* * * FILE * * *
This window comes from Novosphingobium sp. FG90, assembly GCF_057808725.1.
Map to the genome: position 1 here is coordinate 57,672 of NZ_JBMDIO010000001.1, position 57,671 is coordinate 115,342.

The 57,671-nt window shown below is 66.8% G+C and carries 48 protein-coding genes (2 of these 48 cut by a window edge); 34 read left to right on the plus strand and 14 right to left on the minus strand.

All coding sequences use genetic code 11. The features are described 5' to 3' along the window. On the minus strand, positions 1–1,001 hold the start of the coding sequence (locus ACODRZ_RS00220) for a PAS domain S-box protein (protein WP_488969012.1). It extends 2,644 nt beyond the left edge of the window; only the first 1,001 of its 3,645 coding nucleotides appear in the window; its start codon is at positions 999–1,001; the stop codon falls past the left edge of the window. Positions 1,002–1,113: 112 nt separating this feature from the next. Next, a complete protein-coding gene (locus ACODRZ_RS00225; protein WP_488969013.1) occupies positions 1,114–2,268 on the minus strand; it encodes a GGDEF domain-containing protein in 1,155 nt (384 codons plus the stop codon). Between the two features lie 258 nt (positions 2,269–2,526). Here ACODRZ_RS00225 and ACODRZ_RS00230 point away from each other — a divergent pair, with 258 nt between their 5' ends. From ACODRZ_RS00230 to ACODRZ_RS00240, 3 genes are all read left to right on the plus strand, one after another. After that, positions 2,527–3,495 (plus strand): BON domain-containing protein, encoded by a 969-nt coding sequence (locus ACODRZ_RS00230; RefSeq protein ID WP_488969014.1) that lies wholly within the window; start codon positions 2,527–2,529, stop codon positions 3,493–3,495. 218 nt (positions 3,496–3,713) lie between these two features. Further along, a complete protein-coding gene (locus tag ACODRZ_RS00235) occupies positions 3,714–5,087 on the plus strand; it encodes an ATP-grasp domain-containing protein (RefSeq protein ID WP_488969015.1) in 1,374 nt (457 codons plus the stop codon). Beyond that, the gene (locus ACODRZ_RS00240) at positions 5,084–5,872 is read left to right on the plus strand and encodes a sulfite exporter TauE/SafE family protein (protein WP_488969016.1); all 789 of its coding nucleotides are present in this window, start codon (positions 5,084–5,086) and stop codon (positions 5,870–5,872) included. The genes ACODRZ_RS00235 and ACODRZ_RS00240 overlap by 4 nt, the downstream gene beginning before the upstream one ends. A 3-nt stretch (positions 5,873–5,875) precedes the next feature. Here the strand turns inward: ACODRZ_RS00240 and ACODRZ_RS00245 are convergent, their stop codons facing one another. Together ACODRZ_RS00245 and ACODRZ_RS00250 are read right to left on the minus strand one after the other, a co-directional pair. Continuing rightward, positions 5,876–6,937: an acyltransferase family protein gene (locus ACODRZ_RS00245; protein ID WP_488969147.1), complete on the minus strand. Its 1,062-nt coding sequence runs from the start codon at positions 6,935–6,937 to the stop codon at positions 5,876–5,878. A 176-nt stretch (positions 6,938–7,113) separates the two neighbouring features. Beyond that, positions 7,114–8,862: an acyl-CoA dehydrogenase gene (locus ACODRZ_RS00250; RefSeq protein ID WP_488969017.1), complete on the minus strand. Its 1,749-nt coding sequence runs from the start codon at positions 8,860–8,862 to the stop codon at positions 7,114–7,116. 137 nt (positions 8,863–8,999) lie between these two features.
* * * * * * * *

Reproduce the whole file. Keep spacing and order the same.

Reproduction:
This window comes from Novosphingobium sp. FG90, assembly GCF_057808725.1.
Map to the genome: position 1 here is coordinate 57,672 of NZ_JBMDIO010000001.1, position 57,671 is coordinate 115,342.

The 57,671-nt window shown below is 66.8% G+C and carries 48 protein-coding genes (2 of these 48 cut by a window edge); 34 read left to right on the plus strand and 14 right to left on the minus strand.

All coding sequences use genetic code 11. The features are described 5' to 3' along the window. On the minus strand, positions 1–1,001 hold the start of the coding sequence (locus ACODRZ_RS00220) for a PAS domain S-box protein (protein WP_488969012.1). It extends 2,644 nt beyond the left edge of the window; only the first 1,001 of its 3,645 coding nucleotides appear in the window; its start codon is at positions 999–1,001; the stop codon falls past the left edge of the window. Positions 1,002–1,113: 112 nt separating this feature from the next. Next, a complete protein-coding gene (locus ACODRZ_RS00225; protein WP_488969013.1) occupies positions 1,114–2,268 on the minus strand; it encodes a GGDEF domain-containing protein in 1,155 nt (384 codons plus the stop codon). Between the two features lie 258 nt (positions 2,269–2,526). Here ACODRZ_RS00225 and ACODRZ_RS00230 point away from each other — a divergent pair, with 258 nt between their 5' ends. From ACODRZ_RS00230 to ACODRZ_RS00240, 3 genes are all read left to right on the plus strand, one after another. After that, positions 2,527–3,495 (plus strand): BON domain-containing protein, encoded by a 969-nt coding sequence (locus ACODRZ_RS00230; RefSeq protein ID WP_488969014.1) that lies wholly within the window; start codon positions 2,527–2,529, stop codon positions 3,493–3,495. 218 nt (positions 3,496–3,713) lie between these two features. Further along, a complete protein-coding gene (locus tag ACODRZ_RS00235) occupies positions 3,714–5,087 on the plus strand; it encodes an ATP-grasp domain-containing protein (RefSeq protein ID WP_488969015.1) in 1,374 nt (457 codons plus the stop codon). Beyond that, the gene (locus ACODRZ_RS00240) at positions 5,084–5,872 is read left to right on the plus strand and encodes a sulfite exporter TauE/SafE family protein (protein WP_488969016.1); all 789 of its coding nucleotides are present in this window, start codon (positions 5,084–5,086) and stop codon (positions 5,870–5,872) included. The genes ACODRZ_RS00235 and ACODRZ_RS00240 overlap by 4 nt, the downstream gene beginning before the upstream one ends. A 3-nt stretch (positions 5,873–5,875) precedes the next feature. Here the strand turns inward: ACODRZ_RS00240 and ACODRZ_RS00245 are convergent, their stop codons facing one another. Together ACODRZ_RS00245 and ACODRZ_RS00250 are read right to left on the minus strand one after the other, a co-directional pair. Continuing rightward, positions 5,876–6,937: an acyltransferase family protein gene (locus ACODRZ_RS00245; protein ID WP_488969147.1), complete on the minus strand. Its 1,062-nt coding sequence runs from the start codon at positions 6,935–6,937 to the stop codon at positions 5,876–5,878. A 176-nt stretch (positions 6,938–7,113) separates the two neighbouring features. Beyond that, positions 7,114–8,862: an acyl-CoA dehydrogenase gene (locus ACODRZ_RS00250; RefSeq protein ID WP_488969017.1), complete on the minus strand. Its 1,749-nt coding sequence runs from the start codon at positions 8,860–8,862 to the stop codon at positions 7,114–7,116. 137 nt (positions 8,863–8,999) lie between these two features.